January 18th 2012: SOPA Bill Protest Web Blackout Is In Full Effect
Encyclopedia giant Wikipedia, popular news-sharing site reddit, browser pioneer Mozilla, photo-sharing favorite Twitpic and even ICanHazCheezburger.com are blocking access to content throughout Wednesday, symbolizing what the bill may allow content creators to do to sites they accuse of copyright infringement. Other websites, including Google, are expressing solidarity with the protests by featuring anti-SOPA content on home pages.
The online protests are being joined by a physical demonstration in New York City, where thousands of representatives from the city’s tech industry plan to demonstrate outside the offices of Sens. Chuck Schumer (D-N.Y.) and Kristen Gillibrand (D-N.Y.), co-sponsors of the Senate version of SOPA, beginning at 12:30 p.m. As pressure has mounted, both have expressed willingness to compromise.
SOPA would give both the government and major corporations the power to shut down entire websites accused of copyright infringement with neither a trial nor a traditional court hearing. The legislation is aggressively backed by Hollywood movie studios and major record labels, along with several major news providers, including Fox News and NBC-Universal, which have largely shied away from coverage of the bill.
The burst of opposition to SOPA and its Senate companion, Protect IP (or PIPA, for short), has caught many lawmakers, who thought they were endorsing a fairly non-controversial anti-piracy bill with strong corporate support, off guard. Senate co-sponsors of the bill regrouped on Tuesday, huddling in the Capitol with major industry backers of the bill.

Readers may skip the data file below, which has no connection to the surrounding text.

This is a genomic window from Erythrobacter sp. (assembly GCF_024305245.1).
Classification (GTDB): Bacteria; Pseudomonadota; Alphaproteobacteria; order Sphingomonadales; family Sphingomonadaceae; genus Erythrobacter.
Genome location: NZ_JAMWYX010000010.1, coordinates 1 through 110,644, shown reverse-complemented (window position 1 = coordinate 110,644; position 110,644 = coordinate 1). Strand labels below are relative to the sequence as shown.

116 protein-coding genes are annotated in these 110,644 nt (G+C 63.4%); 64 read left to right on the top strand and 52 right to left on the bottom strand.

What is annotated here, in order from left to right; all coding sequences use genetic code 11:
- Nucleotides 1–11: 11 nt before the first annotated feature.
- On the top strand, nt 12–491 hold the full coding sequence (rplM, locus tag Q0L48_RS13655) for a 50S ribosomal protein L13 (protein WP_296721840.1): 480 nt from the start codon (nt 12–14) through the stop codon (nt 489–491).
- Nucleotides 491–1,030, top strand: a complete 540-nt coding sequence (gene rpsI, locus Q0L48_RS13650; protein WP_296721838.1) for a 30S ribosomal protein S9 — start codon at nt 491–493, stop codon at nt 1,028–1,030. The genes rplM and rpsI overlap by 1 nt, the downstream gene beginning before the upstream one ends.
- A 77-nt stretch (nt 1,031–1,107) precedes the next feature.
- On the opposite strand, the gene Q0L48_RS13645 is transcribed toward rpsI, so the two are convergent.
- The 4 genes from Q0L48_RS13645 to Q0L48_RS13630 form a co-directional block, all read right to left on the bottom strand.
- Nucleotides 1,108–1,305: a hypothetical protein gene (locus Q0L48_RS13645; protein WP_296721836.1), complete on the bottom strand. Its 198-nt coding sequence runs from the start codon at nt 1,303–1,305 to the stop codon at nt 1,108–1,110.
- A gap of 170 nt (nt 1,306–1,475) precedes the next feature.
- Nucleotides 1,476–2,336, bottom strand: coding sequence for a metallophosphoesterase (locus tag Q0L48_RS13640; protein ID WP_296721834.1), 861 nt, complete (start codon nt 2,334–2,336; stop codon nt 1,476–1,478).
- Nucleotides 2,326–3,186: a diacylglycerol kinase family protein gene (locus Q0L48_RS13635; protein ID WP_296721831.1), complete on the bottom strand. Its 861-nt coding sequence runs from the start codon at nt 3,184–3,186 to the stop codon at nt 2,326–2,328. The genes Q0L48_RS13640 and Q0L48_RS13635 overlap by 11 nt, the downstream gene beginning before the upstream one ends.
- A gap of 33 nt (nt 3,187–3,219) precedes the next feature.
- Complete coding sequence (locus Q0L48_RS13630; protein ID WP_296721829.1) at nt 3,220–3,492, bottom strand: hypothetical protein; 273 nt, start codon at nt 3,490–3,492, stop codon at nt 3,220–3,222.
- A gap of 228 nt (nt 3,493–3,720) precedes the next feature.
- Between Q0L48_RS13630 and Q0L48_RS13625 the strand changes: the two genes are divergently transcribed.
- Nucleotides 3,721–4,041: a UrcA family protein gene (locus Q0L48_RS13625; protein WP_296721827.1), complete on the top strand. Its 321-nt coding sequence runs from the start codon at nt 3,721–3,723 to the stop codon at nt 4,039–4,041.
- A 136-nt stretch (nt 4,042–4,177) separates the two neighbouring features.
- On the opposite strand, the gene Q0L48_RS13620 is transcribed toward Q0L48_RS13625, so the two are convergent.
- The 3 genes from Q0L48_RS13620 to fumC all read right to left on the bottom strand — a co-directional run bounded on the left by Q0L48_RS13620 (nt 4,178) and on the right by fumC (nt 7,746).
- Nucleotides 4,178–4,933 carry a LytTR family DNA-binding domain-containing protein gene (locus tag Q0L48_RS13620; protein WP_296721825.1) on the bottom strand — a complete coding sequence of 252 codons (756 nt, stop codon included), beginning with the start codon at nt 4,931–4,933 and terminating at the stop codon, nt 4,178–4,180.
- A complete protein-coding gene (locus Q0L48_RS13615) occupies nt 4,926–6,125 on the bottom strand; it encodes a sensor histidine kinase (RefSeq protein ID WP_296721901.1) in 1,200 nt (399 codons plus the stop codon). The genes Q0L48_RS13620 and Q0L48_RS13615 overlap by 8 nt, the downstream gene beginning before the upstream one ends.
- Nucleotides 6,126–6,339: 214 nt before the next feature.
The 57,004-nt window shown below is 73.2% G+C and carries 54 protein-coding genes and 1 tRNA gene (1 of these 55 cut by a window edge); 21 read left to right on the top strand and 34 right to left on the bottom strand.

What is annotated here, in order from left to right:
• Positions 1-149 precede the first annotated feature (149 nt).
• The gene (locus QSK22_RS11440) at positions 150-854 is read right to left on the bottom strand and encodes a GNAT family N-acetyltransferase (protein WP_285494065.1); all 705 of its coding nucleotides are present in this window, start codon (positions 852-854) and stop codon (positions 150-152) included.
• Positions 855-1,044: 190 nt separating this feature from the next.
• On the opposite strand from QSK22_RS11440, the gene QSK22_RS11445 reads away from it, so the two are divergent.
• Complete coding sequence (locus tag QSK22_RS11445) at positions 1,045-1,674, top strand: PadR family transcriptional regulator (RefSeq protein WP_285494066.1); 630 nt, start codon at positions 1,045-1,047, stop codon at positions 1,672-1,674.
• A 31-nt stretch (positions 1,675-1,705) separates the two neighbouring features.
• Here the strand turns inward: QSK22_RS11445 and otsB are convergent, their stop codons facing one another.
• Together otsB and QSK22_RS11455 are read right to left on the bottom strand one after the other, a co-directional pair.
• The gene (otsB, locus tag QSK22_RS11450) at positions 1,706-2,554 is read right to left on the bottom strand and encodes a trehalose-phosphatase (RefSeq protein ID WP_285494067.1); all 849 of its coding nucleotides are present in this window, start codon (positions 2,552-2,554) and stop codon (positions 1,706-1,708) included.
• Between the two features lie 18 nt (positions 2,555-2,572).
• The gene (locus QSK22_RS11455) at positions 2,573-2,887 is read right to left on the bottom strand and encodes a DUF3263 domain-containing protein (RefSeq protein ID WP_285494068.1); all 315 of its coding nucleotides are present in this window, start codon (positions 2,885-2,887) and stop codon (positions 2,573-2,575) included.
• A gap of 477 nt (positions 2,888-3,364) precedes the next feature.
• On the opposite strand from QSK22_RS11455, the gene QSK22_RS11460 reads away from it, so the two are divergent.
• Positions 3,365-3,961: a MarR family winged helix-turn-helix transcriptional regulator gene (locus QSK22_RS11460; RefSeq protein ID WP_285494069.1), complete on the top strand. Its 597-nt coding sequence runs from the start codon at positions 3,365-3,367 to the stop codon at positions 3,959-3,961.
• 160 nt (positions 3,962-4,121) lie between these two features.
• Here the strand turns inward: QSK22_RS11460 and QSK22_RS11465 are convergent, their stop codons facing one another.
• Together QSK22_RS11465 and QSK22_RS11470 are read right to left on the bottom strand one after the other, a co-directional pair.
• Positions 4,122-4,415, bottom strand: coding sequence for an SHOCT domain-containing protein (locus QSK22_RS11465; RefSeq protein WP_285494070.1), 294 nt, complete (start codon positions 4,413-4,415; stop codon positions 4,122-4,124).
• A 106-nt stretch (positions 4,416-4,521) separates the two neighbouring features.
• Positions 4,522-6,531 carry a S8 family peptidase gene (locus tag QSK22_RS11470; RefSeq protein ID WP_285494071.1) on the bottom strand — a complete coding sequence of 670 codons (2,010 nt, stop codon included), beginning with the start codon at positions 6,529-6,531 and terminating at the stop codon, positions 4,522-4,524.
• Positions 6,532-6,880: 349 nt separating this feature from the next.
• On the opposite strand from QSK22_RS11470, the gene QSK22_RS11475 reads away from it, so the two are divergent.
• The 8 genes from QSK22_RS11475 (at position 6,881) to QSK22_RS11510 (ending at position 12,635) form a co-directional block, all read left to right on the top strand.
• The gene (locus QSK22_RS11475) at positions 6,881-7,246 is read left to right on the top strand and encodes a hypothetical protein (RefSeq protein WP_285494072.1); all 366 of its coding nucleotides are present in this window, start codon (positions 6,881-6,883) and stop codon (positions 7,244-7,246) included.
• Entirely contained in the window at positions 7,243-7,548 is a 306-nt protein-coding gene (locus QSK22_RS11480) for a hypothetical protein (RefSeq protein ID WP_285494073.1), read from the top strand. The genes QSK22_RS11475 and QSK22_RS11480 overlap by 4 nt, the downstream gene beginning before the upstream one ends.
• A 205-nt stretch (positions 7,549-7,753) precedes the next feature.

In December, HuffPost reported that Sen. Dianne Feinstein (D-Calif.), a Protect IP co-sponsor with deep ties to both Hollywood and the technology industry, thought disputes between two of her most prominent corporate constituencies had been worked out. After that story ran, Feinstein attempted to broker a compromise, calling both tech companies and film studios.
Walt Disney Co. President and CEO Bob Iger declined the invitation on behalf of content providers. “Hollywood did not feel that a meeting with Silicon Valley would be productive at this time,” said a spokesperson. The meeting took place with only tech companies present. Feinstein, once a reliable vote for the existing version of Protect IP, is now working hard to amend the bill, according to Senate Democratic aides.
But finding common ground is more difficult in this case than in most intra-corporate squabbles, because the two sides — or powerful elements within them, at least — have largely irreconcilable world views. One senior Senate aide said that the technology side consistently refuses to specify precise changes they want to the bill. Indeed, improving the bill would be counterproductive if the ultimate goal is killing it outright — which it certainly is for many elements of the anti-SOPA coalition.
“That’s a high-stakes risk,” said the senior aide, “because if they don’t have 41 votes, then what?”